Strong Account polices can help protect your machine against dictionary attacks.
In a "dictionary attack", a hacker runs a program that tries to log in to your
machine using a database (dictionary) of possible passwords.
Account polices can be set on the local computer, and also using Group Policy
if your machine is a member of an Active Directory Domain. The following
example shows the procedure for setting a computer's Local Policy, though
the procedure for setting Account Policy using Group policy is similar.
To set Account Policy Settings:
1.) Click on "Start" -> "Programs" -> "Administrative Tools" -> "Local Security Policy"
2.) Navigate to the "Password Policy" folder as shown in the figure.
3.) Double click on the items in the right pane to set them to the values shown
in the figure above.
- "Enforce Password history" prevents users from using the same passwords over and over again.
- "Maximum Password Age" is the maximum amount of time that a user can use the same password.
- "Minimum Password Age" is the minimum amount of time that a user must wait before they can change their password. This works in conjunction with the "Enforce Password history" policy, preventing a user from quickly changing their password many times in order to be able to use the same password again.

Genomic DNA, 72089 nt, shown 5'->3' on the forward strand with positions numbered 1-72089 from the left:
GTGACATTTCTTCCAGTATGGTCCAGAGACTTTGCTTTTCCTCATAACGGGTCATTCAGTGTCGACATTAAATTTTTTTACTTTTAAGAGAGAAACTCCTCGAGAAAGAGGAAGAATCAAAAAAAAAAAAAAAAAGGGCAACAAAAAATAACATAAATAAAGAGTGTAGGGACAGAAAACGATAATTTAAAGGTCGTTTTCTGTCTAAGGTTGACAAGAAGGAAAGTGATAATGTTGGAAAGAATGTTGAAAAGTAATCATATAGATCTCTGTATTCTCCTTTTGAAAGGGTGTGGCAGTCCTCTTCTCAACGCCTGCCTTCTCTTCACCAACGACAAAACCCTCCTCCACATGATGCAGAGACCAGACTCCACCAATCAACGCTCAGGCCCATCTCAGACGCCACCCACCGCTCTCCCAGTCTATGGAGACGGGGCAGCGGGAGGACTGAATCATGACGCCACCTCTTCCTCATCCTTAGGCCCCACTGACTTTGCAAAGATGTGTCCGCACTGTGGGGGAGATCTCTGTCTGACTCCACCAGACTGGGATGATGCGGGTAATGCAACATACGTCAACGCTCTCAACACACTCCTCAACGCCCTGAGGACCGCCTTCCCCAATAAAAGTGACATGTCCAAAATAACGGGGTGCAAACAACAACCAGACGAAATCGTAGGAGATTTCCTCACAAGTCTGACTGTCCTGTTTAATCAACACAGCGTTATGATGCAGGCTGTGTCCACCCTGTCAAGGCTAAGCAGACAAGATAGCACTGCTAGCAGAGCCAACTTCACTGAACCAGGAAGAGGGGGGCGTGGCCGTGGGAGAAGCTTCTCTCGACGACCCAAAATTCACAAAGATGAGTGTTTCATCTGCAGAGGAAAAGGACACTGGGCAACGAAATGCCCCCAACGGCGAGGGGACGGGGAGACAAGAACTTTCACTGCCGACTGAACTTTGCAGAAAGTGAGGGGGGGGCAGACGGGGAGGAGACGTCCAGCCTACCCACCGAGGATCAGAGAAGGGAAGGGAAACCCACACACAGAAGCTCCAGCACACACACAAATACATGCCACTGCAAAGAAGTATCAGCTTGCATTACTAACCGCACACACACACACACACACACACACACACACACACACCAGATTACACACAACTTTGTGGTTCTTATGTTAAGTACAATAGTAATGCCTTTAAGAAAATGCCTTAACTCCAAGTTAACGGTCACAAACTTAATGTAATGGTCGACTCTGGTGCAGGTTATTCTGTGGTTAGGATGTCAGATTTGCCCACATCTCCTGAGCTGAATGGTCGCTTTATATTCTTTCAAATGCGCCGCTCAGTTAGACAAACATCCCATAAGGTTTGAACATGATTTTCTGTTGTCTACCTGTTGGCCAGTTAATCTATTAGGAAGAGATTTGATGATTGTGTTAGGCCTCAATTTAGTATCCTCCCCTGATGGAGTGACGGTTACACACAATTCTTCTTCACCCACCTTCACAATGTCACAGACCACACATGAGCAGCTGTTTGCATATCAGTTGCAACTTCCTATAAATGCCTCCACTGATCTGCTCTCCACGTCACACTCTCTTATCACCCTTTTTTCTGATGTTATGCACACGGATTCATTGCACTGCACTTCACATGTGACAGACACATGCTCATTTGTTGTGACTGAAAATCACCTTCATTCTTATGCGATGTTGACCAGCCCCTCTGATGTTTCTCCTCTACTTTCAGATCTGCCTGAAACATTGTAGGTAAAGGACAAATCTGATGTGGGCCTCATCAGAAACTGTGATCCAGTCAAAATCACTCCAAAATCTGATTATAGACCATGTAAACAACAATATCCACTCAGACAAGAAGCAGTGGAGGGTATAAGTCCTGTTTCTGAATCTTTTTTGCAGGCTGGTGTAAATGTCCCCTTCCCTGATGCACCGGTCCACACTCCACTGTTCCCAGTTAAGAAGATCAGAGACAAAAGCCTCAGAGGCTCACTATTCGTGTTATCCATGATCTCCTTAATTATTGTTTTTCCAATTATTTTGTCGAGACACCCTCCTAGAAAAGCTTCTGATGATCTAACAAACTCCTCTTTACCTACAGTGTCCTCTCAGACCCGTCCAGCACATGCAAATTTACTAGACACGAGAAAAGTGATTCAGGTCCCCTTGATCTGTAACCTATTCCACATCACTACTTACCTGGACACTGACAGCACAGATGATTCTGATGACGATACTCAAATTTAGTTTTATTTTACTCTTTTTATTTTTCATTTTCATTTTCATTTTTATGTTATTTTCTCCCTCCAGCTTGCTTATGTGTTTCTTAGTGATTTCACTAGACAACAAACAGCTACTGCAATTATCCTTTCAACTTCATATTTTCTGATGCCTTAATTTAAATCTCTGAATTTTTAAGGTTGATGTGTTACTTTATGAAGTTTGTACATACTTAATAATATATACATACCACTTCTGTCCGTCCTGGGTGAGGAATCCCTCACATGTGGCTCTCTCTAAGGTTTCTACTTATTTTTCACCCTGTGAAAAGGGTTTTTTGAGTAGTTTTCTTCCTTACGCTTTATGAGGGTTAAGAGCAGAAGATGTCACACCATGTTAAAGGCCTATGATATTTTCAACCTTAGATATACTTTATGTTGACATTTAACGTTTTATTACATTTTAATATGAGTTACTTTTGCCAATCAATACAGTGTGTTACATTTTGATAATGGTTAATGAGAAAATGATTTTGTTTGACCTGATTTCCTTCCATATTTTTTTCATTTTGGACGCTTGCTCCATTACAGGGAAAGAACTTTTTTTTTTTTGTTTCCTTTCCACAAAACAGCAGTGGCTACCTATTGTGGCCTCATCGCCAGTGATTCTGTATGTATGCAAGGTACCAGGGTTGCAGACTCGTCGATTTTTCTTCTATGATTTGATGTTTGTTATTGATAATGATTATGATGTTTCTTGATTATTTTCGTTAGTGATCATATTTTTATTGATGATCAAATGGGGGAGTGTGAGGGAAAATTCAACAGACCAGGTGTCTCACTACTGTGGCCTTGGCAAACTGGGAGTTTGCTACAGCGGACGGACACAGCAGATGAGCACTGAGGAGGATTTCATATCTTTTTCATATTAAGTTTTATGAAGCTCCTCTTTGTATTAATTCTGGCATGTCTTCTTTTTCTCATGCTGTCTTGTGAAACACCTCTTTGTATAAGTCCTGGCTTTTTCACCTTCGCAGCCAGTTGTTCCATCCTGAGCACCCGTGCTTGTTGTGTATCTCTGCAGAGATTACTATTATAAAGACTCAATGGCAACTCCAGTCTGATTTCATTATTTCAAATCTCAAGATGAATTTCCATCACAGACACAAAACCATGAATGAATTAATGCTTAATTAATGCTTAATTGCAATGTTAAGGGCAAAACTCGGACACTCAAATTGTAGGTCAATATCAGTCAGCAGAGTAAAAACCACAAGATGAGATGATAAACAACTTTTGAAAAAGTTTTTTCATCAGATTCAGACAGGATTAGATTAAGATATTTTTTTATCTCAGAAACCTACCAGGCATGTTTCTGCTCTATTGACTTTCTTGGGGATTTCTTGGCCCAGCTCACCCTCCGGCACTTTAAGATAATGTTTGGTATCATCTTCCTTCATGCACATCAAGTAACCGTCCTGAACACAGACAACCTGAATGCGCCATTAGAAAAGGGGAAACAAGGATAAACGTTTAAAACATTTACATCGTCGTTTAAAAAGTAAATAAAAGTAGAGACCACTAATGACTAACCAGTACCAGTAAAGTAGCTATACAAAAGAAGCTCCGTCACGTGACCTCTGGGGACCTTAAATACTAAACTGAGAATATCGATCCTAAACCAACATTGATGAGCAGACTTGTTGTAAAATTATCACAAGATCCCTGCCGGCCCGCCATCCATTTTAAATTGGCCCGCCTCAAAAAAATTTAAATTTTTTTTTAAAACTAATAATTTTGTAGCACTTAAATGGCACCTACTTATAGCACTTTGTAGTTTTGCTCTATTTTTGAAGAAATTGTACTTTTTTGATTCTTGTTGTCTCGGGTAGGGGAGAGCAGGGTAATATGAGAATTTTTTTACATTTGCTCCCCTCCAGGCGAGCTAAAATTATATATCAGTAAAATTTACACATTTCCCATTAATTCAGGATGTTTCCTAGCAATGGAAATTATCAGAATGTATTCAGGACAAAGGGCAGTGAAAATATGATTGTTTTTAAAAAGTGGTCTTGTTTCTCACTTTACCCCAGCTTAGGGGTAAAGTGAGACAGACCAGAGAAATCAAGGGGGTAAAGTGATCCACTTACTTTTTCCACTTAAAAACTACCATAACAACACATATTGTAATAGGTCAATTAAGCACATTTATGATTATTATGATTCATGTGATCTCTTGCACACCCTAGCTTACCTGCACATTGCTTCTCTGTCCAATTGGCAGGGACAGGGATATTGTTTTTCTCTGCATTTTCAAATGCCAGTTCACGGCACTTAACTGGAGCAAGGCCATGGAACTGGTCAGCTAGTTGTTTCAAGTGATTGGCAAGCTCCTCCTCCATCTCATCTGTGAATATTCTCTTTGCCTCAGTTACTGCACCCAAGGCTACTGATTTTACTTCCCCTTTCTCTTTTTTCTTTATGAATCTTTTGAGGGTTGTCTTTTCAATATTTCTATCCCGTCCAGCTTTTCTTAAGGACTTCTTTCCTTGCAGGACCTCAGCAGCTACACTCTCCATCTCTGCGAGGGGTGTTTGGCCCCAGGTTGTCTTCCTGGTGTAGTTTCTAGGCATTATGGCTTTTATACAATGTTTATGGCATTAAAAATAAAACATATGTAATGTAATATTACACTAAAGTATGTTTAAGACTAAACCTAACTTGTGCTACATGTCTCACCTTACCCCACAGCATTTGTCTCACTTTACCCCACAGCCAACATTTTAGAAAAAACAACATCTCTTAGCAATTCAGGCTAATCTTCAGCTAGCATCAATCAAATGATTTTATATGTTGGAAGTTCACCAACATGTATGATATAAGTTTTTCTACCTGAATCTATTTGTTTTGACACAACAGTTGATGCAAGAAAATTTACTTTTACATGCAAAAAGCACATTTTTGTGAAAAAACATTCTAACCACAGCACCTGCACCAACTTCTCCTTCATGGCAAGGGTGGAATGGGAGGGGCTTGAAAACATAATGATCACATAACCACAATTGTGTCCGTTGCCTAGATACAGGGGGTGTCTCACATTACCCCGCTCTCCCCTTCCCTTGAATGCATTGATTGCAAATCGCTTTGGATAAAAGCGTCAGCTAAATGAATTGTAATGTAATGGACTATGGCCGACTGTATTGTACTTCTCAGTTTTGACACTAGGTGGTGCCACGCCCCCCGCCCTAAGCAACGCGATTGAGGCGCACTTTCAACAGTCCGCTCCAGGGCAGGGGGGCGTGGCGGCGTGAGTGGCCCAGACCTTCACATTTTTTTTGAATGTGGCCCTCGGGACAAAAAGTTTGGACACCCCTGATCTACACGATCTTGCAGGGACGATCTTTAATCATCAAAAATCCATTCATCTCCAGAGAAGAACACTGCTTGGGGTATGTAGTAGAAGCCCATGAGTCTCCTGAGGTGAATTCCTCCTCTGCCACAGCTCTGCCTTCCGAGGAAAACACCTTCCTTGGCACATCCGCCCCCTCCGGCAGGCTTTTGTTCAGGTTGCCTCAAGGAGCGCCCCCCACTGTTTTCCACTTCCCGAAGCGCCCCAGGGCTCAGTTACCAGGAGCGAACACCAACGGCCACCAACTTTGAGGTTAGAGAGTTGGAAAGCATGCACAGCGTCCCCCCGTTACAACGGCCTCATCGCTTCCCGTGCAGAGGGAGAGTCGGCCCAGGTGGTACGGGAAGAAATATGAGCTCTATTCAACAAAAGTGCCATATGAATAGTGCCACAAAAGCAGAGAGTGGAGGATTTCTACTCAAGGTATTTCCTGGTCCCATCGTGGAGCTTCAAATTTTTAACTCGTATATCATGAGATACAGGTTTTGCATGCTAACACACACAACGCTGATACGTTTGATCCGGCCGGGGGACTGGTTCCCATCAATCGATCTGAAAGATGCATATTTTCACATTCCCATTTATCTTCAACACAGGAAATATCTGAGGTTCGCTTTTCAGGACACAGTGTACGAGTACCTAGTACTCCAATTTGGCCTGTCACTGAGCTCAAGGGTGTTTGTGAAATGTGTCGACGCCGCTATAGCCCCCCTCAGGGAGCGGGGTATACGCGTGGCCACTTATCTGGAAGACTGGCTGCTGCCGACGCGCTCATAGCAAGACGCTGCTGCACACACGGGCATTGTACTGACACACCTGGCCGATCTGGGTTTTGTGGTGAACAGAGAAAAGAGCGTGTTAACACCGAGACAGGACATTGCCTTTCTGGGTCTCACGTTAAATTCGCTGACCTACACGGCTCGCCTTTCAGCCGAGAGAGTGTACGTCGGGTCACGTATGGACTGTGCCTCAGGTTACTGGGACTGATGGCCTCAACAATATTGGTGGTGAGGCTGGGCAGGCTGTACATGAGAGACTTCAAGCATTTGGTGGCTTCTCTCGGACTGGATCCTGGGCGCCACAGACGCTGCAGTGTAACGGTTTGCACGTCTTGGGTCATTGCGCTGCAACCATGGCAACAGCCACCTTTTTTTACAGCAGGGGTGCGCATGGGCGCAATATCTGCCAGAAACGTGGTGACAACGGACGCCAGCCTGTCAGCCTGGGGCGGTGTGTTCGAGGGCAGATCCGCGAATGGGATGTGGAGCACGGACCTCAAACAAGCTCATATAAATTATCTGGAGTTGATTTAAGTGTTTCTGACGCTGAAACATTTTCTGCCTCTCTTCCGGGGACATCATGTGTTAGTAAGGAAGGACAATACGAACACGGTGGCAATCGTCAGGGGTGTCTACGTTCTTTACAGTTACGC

- "Minimum Password length" is the minimum number of characters a password must have. Use AT LEAST 8 characters here. Remember that weak passwords are the easiest mechanism a hacker can use to break into your system.
- "Passwords must meet complexity requirements" requires passwords to obey the following rules:
- Passwords must be at least six (6) characters long.
- Passwords must contain characters from at least three (3) of the following four (4) classes:
|English upper case letters (A, B, C, ... Z)
|English lower case letters (a, b, c, ... z)
|Westernized Arabic numerals (0, 1, 2, ... 9)
|Non-alphanumeric ("special characters") such as punctuation symbols
|Passwords may not contain your user name or any part of your full name.
4.) Next, set account lockout policy by navigating to the "Account Lockout Policy" as shown in the figure.
In the figure above, if a user enters a password incorrectly 3 times ("Account Lockout Threshold"), their account will be locked out (disabled) for 60 minutes (the "Account lockout duration"). The system keeps a count of how many times
a user has typed in an invalid password. After 60 minutes, this counter is
reset ("Reset account lockout counter after").
If a hacker tries to guess passwords on your system, these mechanisms will
temporarily disable the account the hacker is trying to break into, and
prevent the hacker from further break-in attempts.
Note that these settings do not apply to the Administrator account. The
Administrator account will never be locked out. This is why it is important
to rename the Administrator account.